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SNP in five-star cover-up

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Alex Salmond and SNP ministers are at the centre of a new secrecy storm for trying to cover up details of five-star hotel stays and meals at swanky restaurants.

The Scottish Government fought an 18-month battle to stop The Sunday Post publishing the names of hotels regularly used by senior Government Ministers.

They claimed releasing the information would create “significant security risks”.

But information tsar Rosemary Agnew has ruled the SNP administration failed to provide evidence to support this and ordered disclosure.

The details forced out of the Scottish Government show Cabinet and Junior Ministers have stayed at a string of posh hotels, including the five-star Balmoral in Edinburgh.

The dossier also includes bills for meals at upmarket Edinburgh restaurants which officials had kept secret in the original Freedom Of Information (FOI) response.

They were apparently happy to disclose the names of some low-cost eateries, not their more expensive ones.

In one startling example, they released details of an £18 meal at the Lo Bengal in Aberdeen claimed by former Enterprise Minister Jim Mather in 2009. But just three entries later they blacked out a £110 bill for a meal in Edinburgh’s posh Wedgewood restaurant.

These revelations come in the wake of our expose earlier this year revealing how SNP Ministers regularly use five-star hotels when on overseas trade missions.

Scottish Labour’s Business Manager, Paul Martin MSP said: “We have known for some time that this Government is willing to waste taxpayers’ money on lavish expenses when hard-working families are struggling to make ends meet.

“They are also more than happy to then use taxpayers’ money to cover up these expenses. They are simply trying to hide their extravagant tendencies.”

The information released last week reveals the full extent of the luxury accommodation and swanky restaurant meals being charged to the public purse.

On September 15, 2008 the then Culture Minister Linda Fabiani enjoyed a £269 stay in London’s four-star St Ermin’s Hotel. The following day she stayed in the five-star Balmoral Hotel in Edinburgh at a cost of £210.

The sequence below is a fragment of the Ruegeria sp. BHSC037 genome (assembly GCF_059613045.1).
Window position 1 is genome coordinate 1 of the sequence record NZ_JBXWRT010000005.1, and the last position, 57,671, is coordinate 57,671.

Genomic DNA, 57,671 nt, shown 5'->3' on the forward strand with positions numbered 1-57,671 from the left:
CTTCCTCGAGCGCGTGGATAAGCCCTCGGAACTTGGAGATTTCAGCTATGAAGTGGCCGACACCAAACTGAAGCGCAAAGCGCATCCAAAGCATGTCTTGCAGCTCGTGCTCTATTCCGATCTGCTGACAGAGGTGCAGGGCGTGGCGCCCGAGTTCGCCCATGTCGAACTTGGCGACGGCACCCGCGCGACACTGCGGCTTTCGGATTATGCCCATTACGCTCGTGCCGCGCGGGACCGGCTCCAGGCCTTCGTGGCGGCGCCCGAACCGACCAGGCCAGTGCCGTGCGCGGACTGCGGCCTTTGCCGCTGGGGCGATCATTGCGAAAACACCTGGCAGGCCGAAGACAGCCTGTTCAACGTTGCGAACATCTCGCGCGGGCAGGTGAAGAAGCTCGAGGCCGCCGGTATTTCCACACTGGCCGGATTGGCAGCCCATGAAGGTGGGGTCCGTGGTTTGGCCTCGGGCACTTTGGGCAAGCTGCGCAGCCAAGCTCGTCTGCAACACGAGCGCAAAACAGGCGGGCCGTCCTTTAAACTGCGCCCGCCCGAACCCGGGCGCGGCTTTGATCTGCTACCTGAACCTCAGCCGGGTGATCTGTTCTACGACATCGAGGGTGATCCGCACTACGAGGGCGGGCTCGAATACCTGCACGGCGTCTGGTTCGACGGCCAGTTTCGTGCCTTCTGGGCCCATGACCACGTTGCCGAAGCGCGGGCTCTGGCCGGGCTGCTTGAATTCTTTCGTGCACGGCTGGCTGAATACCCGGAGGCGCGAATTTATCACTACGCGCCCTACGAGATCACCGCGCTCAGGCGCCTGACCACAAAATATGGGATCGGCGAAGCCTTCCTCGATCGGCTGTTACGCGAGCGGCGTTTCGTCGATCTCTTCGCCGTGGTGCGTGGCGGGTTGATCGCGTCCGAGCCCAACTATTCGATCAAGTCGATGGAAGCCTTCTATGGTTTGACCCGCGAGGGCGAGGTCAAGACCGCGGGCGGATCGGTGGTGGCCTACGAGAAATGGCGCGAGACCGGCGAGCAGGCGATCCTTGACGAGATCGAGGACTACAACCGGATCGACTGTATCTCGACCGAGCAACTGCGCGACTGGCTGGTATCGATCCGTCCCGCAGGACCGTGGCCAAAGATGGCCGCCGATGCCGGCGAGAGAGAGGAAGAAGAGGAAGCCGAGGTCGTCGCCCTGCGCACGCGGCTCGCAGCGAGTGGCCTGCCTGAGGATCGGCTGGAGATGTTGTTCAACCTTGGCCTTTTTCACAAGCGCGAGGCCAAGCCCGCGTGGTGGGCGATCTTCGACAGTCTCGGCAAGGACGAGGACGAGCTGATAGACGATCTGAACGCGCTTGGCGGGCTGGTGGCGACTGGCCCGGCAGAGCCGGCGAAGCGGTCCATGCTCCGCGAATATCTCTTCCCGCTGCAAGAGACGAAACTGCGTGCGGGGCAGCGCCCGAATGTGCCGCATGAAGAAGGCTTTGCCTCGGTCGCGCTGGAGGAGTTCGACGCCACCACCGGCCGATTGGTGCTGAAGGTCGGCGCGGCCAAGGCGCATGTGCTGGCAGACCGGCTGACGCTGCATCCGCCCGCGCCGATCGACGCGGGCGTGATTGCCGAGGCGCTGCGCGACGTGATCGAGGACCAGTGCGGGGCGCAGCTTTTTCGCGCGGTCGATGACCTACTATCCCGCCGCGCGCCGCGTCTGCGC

Other entries show Finance Secretary John Swinney and former Chief Whip Bruce Crawford staying at the five-star Royal Horseguards Hotel in London at up to £250 a night.

In the original response, officials included details of restaurant spending by SNP Ministers and stated the other lines blacked out were for hotels. However, the information released last week also included bills for meals at top Edinburgh restaurants. This included a £199 bill for Education Secretary Mike Russell in the city’s Wedgewood restaurant.

Three-figure bills for the Ondine and Stac Polly restaurants were also released, though officials insist they were blacked out by mistake in the original response.

The breakdown also shows Education Secretary Mr Russell had a £500 stay at the four-star Cabarfeidh Hotel on the Isle of Lewis in 2009.

His four-night stay was around the summer cabinet event held on the island though records show every other minister who stayed at the hotel did so for one night. Officials told The Post Mr Russell’s stay was longer as he had ministerial engagements in the Western Isles.

Lib Dem peer Lord Jeremy Purvis said: “There was no reason for the Government not to release this information when it was first requested by The Post. Ministers need to take a long hard look at themselves over this sorry episode.”

The 18-month battle with the Scottish Government started in April last year when this newspaper used FOI laws to ask for all the bills for “travel and subsistence cards” used by the cabinet and junior minsters. Ministers failed to respond to the requests and an appeal was lodged with the Information Commissioner.

Some data was later released including details of how the First Minister’s office spent more than £5,000 in just eight months with a London chauffeuring firm which has a fleet of high-end Mercedes, BMW and Jaguar cars.

The names of all overseas hotels were then released in July and showed top hotels in New York, Beijing and Tokyo and are among the regular haunts of Mr Salmond and his ministers.

The haul for Ministers included stays at 64 five-star, 100 four-star and 11 three-star hotels. This included a four-night stay at the five-star Atlantis Hotel in Dubai by Sports Minister Shona Robison at a cost of £1,436 when lobbying for a rugby sevens tournament to be held in Scotland.

The Sunday Post then asked the Commissioner to rule on the release of the UK hotel names. In the case of the First Minister she accepted evidence there could be a security threat if people knew which hotels he regularly uses.

However, in the case of SNP Ministers, Ms Agnew said: “Although ministers have made a strong argument about it being possible for locations to be predicted, they have not provided evidence to show why there is any likelihood beyond an unsupported claim, this will increase risk of endangerment by potentially leading to attacks on ministers.

“Ministers have not demonstrated their arguments about risk of endangerment should locations be disclosed are based on more than hypothetical supposition.”

A Government spokeswoman said: “We endeavour to respond on time to FOI requests. Unfortunately, due to the extremely large volume of information requested, in this instance that was not possible.

“Our approach to avoiding compromising ministerial security was based on advice from Police Scotland and the Commissioner did accept some hotel information should not be released in a related appeal case.”